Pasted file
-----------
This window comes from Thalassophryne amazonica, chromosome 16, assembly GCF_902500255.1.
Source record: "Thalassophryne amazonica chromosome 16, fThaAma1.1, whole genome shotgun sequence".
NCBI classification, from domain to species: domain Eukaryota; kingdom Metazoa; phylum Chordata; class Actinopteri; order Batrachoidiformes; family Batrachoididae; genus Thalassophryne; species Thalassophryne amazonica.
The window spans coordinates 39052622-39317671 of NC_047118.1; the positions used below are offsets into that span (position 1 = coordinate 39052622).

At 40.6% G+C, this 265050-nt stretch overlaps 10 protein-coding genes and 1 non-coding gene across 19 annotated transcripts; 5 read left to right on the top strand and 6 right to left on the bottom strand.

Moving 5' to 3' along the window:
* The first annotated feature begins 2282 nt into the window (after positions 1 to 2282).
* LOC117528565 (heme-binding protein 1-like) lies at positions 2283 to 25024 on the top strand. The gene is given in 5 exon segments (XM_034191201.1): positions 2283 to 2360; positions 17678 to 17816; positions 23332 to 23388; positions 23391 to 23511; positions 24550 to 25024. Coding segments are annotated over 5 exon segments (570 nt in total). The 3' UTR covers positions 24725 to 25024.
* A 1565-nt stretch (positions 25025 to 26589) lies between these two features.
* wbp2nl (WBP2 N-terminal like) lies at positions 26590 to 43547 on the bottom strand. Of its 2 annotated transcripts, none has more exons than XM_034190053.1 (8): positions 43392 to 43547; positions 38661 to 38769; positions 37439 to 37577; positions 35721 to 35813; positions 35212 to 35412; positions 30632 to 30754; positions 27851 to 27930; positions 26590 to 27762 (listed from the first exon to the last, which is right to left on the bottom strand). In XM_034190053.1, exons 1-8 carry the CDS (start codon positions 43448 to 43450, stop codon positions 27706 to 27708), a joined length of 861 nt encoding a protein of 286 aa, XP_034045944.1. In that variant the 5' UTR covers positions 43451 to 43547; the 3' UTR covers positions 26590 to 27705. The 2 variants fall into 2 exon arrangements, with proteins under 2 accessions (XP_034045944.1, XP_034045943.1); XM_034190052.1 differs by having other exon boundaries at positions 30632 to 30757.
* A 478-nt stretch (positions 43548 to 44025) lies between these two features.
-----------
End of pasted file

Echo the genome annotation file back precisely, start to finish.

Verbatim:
This window comes from Thalassophryne amazonica, chromosome 16, assembly GCF_902500255.1.
Source record: "Thalassophryne amazonica chromosome 16, fThaAma1.1, whole genome shotgun sequence".
NCBI classification, from domain to species: domain Eukaryota; kingdom Metazoa; phylum Chordata; class Actinopteri; order Batrachoidiformes; family Batrachoididae; genus Thalassophryne; species Thalassophryne amazonica.
The window spans coordinates 39052622-39317671 of NC_047118.1; the positions used below are offsets into that span (position 1 = coordinate 39052622).

At 40.6% G+C, this 265050-nt stretch overlaps 10 protein-coding genes and 1 non-coding gene across 19 annotated transcripts; 5 read left to right on the top strand and 6 right to left on the bottom strand.

Moving 5' to 3' along the window:
* The first annotated feature begins 2282 nt into the window (after positions 1 to 2282).
* LOC117528565 (heme-binding protein 1-like) lies at positions 2283 to 25024 on the top strand. The gene is given in 5 exon segments (XM_034191201.1): positions 2283 to 2360; positions 17678 to 17816; positions 23332 to 23388; positions 23391 to 23511; positions 24550 to 25024. Coding segments are annotated over 5 exon segments (570 nt in total). The 3' UTR covers positions 24725 to 25024.
* A 1565-nt stretch (positions 25025 to 26589) lies between these two features.
* wbp2nl (WBP2 N-terminal like) lies at positions 26590 to 43547 on the bottom strand. Of its 2 annotated transcripts, none has more exons than XM_034190053.1 (8): positions 43392 to 43547; positions 38661 to 38769; positions 37439 to 37577; positions 35721 to 35813; positions 35212 to 35412; positions 30632 to 30754; positions 27851 to 27930; positions 26590 to 27762 (listed from the first exon to the last, which is right to left on the bottom strand). In XM_034190053.1, exons 1-8 carry the CDS (start codon positions 43448 to 43450, stop codon positions 27706 to 27708), a joined length of 861 nt encoding a protein of 286 aa, XP_034045944.1. In that variant the 5' UTR covers positions 43451 to 43547; the 3' UTR covers positions 26590 to 27705. The 2 variants fall into 2 exon arrangements, with proteins under 2 accessions (XP_034045944.1, XP_034045943.1); XM_034190052.1 differs by having other exon boundaries at positions 30632 to 30757.
* A 478-nt stretch (positions 43548 to 44025) lies between these two features.